You sound encouraged and not at all like an overworked caregiver, though I’m sure you can use some time for yourself. When others come to visit and just that, why not take a break for yourself? I’m sure you realize they may never realize the importance of OT or PT, so you may have to forego trying to explain that part.

      Keep up the good work and continue to stay in good spirits!!!

      Take care,


    • Anonymous
      April 27, 2011 at 10:20 pm

      Hi Leilani,

      I don’t have much time to go on the Forum, but can relate to every moment you describe, except I am the mom doing for the adult daughter. And trying to make a living. What state are you in? My reason for asking is that in CA there is In Home Supportive Services, but your mother/father would have to have NO assets. No $$ in bank, etc. Tough to qualify but my daughter had nothing. The State pays me for a little time. Please PM me and I will tell you what I’ve been doing. You can’t do forever what you are doing and it’s a forever thing. I check in on the Forum about once a week so if I don’t get back right away it’s cause I’ve not checked. You need physical help. The financial help is great, but you’re right THERE’S NO ONE WHO CAN APPRECIATE WHAT YOU ARE DOING. However, I may have some ideas for you.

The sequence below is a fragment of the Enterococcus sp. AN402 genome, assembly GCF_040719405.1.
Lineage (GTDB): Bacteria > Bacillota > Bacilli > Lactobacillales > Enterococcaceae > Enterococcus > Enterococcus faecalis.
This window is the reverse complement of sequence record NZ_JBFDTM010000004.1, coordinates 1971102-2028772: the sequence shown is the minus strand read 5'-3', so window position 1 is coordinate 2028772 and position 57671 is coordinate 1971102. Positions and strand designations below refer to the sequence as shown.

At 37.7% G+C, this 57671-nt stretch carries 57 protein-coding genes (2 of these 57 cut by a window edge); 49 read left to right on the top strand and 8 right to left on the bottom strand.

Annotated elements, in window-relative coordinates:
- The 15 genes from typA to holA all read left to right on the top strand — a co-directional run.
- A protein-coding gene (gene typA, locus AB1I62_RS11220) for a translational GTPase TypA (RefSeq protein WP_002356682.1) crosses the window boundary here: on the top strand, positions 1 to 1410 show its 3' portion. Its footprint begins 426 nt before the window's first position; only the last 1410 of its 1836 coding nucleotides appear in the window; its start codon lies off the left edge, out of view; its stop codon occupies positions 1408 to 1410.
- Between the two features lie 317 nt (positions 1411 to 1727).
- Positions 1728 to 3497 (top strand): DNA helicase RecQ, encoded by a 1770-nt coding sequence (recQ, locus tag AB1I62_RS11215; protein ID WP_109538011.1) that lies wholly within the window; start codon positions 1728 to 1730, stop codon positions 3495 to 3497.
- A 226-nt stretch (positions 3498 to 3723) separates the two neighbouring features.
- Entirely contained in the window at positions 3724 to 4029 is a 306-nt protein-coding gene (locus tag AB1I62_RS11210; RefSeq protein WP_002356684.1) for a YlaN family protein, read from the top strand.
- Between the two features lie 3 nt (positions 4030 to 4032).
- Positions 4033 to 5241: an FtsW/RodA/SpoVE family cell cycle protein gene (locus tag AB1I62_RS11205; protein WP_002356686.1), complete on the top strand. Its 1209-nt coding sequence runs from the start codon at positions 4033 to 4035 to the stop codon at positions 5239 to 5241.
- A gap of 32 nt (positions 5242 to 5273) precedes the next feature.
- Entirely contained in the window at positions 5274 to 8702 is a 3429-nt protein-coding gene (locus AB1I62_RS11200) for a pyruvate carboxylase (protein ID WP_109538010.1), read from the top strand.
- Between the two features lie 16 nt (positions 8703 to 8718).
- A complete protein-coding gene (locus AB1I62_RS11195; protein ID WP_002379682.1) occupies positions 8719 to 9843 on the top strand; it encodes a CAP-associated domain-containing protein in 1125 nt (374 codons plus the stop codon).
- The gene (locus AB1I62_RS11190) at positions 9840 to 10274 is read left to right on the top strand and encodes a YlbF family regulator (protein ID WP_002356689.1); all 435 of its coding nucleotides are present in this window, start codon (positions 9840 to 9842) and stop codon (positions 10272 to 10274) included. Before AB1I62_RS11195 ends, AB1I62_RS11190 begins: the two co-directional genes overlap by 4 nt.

Carol ‘nicsmom’

    • Anonymous
      July 15, 2011 at 1:56 am

      Aww, thank you guys for responding! Every day I’m bombarded by something and am so tired I don’t check back here often.

      Tina, I’m so frazzled and high strung. People ask me a question, and I basically “vomit” up a lot of information. It’s extremely difficult. I try to be positive, but lately my fantasy has been wishing bad stuff on people. I guess it’s a coping mechanism!

      Nicsmom, thanks for the info! We are in CA, and unfortunately my parents don’t qualify. They don’t have a lot of $$ but they have an extra property that disqualifies them. We keep holding on because we keep thinking this is temporary, and we might be able to handle this for another year and things’ll get easier hopefully. Just, nothing else needs to go wrong, and that’s pretty strict.